top of page

This mural was conceived during the height of the George Floyd and Breonna Taylor protests. During this time, it felt like I was observing attempts to create divisions amongst minority groups. The nuances of my own identity, and experience growing up in Albuquerque, New Mexico, gives me a feeling of solidarity for the oppression of all marginalized people. The mural grew to address intersections of experience and systemic examples of racial violence. 

I included the images of Aiyana Mo'Nay Stanley-Jones, a seven-year-old African-American girl from Detroit's East Side who was shot in and killed during a raid conducted by the Detroit Police Department's Special Response Team on May 16, 2010, Jakelin Caal Maquin, a seven-year-old Guatemalan girl who died after being taken into US Customs and Border Protection custody in 2018, and Ashlynn Mike, an eleven-year-old Navajo girl who was killed in New Mexico in 2016. I view issues of police brutality, immigrant internment and incarceration, and missing and murdered indigenous women as linked vestiges of white supremacy. I researched New Mexican flora, and chose symbolic flowers for each case. I layered these drawings over the portraits of each child. The final layer being Nazario Sandoval's work in mosaic-like fragments resembling broken glass. The cases and muses for the mural are not overtly named- their presence exists as almost as a background layer- the way these cases often linger in the background of my mind as life continues as "normal." The Mural title and quote “Nuestras Voces Son Sus Voces” encourages camaraderie between people of color, and a resolve to speak of individual experience, as well as speak up for others.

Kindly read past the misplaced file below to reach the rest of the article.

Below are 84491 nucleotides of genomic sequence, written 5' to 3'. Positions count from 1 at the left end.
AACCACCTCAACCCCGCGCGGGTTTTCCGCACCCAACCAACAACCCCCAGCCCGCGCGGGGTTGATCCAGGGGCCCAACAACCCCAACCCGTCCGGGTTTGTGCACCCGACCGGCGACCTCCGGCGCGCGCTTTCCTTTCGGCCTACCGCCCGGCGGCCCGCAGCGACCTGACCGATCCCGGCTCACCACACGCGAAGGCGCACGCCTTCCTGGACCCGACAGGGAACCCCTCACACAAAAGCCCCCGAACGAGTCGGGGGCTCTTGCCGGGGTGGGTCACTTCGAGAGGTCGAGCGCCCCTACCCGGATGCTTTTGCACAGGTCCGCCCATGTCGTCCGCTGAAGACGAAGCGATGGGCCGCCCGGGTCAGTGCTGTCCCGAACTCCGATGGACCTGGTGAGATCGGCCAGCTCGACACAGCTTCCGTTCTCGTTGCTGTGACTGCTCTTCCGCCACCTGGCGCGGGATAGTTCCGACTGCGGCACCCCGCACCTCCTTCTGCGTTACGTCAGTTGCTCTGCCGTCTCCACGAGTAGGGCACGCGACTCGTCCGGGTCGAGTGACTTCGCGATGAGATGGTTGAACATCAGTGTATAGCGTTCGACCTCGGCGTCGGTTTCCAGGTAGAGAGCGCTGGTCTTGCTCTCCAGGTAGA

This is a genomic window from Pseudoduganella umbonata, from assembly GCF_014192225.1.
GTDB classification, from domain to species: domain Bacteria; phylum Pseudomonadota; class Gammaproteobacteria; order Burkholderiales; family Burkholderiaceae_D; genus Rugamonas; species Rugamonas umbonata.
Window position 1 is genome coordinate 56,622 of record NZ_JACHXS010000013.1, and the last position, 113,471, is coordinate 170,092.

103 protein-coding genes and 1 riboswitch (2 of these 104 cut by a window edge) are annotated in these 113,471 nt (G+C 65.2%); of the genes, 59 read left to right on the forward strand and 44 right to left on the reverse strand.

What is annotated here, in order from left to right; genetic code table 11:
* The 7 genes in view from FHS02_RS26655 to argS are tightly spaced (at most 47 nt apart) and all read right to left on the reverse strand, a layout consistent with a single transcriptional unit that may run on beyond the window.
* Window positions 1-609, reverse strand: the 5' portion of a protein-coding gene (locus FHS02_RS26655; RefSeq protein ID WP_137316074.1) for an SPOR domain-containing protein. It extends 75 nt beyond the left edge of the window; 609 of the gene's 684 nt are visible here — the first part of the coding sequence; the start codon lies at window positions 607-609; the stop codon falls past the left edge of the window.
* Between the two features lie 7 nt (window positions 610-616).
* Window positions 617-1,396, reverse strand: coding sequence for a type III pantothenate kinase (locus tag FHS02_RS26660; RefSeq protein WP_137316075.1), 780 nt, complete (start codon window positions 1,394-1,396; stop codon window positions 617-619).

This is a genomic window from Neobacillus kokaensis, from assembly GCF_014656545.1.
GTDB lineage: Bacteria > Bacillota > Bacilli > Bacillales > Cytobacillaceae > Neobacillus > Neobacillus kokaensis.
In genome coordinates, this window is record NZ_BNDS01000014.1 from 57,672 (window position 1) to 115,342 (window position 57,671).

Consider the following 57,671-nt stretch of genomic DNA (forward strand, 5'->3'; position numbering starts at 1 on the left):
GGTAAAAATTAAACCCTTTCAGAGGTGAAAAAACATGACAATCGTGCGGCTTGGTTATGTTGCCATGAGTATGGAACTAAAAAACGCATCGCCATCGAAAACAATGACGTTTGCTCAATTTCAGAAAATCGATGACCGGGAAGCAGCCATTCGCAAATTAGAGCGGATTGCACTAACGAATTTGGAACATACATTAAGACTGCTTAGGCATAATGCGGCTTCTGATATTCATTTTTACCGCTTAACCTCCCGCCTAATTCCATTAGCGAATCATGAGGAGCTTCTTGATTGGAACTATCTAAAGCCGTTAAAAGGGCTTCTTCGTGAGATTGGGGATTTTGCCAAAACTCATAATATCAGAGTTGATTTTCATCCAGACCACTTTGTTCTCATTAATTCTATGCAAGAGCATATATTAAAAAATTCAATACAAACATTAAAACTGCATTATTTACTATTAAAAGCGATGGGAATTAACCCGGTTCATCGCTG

Nuestras Voces Son Sus Voces

Nuestras Voces Son Sus Voces

Play Video


ARTIST: Nazario Sandoval & Helen Atkins

ORGANIZERS: Secret Gallery & Albuquerque ArtWalk


Supported by PNM and the Downtown Albuquerque Arts & Cultural District. 

bottom of page